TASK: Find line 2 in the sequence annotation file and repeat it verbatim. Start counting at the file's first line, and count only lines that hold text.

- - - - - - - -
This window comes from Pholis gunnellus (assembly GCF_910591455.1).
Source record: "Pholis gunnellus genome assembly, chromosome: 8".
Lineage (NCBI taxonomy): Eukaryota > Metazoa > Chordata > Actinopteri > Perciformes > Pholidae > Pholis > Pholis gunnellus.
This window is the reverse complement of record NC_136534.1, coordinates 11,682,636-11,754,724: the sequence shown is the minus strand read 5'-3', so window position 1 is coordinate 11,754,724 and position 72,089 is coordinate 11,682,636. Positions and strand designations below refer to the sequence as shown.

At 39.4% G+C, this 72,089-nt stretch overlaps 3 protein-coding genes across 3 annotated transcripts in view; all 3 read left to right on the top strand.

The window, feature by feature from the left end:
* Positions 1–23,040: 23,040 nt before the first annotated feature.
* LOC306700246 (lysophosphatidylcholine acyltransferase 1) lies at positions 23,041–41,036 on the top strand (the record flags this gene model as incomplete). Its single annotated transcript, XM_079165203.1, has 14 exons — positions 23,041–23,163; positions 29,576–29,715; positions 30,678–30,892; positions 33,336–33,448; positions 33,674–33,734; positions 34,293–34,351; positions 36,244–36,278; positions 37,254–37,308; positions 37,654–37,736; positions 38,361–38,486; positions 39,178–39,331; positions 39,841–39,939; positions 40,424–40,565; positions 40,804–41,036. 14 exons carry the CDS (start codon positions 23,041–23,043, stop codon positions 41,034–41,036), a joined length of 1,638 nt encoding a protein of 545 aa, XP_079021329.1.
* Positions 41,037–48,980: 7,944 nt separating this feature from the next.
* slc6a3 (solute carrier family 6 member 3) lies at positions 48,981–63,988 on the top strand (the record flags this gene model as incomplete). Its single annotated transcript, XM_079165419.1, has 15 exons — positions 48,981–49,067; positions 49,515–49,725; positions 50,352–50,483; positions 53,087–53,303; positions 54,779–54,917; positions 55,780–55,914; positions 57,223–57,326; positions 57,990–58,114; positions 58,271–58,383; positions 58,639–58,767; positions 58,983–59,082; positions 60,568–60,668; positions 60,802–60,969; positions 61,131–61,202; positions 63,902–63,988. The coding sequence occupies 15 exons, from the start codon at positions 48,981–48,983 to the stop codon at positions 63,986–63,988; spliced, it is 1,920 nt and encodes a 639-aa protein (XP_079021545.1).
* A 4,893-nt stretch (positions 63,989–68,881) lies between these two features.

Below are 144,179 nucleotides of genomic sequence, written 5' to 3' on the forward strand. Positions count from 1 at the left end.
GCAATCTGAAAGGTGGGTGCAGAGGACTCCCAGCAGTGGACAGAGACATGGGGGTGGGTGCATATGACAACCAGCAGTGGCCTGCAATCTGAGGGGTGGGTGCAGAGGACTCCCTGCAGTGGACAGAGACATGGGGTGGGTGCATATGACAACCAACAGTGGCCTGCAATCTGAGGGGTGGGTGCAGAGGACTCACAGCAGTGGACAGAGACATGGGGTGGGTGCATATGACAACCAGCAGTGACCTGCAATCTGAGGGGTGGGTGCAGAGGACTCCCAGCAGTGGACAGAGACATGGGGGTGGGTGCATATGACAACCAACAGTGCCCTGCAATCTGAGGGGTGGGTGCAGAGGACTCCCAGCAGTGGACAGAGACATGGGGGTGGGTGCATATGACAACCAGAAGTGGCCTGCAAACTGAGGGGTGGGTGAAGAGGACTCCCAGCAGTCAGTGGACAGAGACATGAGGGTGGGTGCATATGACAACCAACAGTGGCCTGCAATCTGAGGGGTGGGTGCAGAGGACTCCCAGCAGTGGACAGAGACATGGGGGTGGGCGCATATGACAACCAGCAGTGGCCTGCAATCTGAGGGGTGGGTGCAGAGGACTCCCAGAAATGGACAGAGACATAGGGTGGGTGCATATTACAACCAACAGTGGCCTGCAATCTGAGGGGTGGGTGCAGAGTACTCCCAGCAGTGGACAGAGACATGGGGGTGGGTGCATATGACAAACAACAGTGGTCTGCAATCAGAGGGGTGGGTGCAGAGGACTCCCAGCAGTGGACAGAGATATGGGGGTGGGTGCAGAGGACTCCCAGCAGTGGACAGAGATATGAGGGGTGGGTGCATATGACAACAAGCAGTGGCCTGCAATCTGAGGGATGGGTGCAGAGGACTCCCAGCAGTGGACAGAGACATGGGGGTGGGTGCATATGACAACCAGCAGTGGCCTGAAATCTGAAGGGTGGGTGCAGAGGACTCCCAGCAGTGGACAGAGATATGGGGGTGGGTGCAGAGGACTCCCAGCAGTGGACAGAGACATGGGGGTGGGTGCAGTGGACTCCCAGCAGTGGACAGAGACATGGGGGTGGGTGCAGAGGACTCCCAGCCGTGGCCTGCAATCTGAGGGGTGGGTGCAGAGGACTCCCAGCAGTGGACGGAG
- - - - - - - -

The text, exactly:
Source record: "Pholis gunnellus genome assembly, chromosome: 8".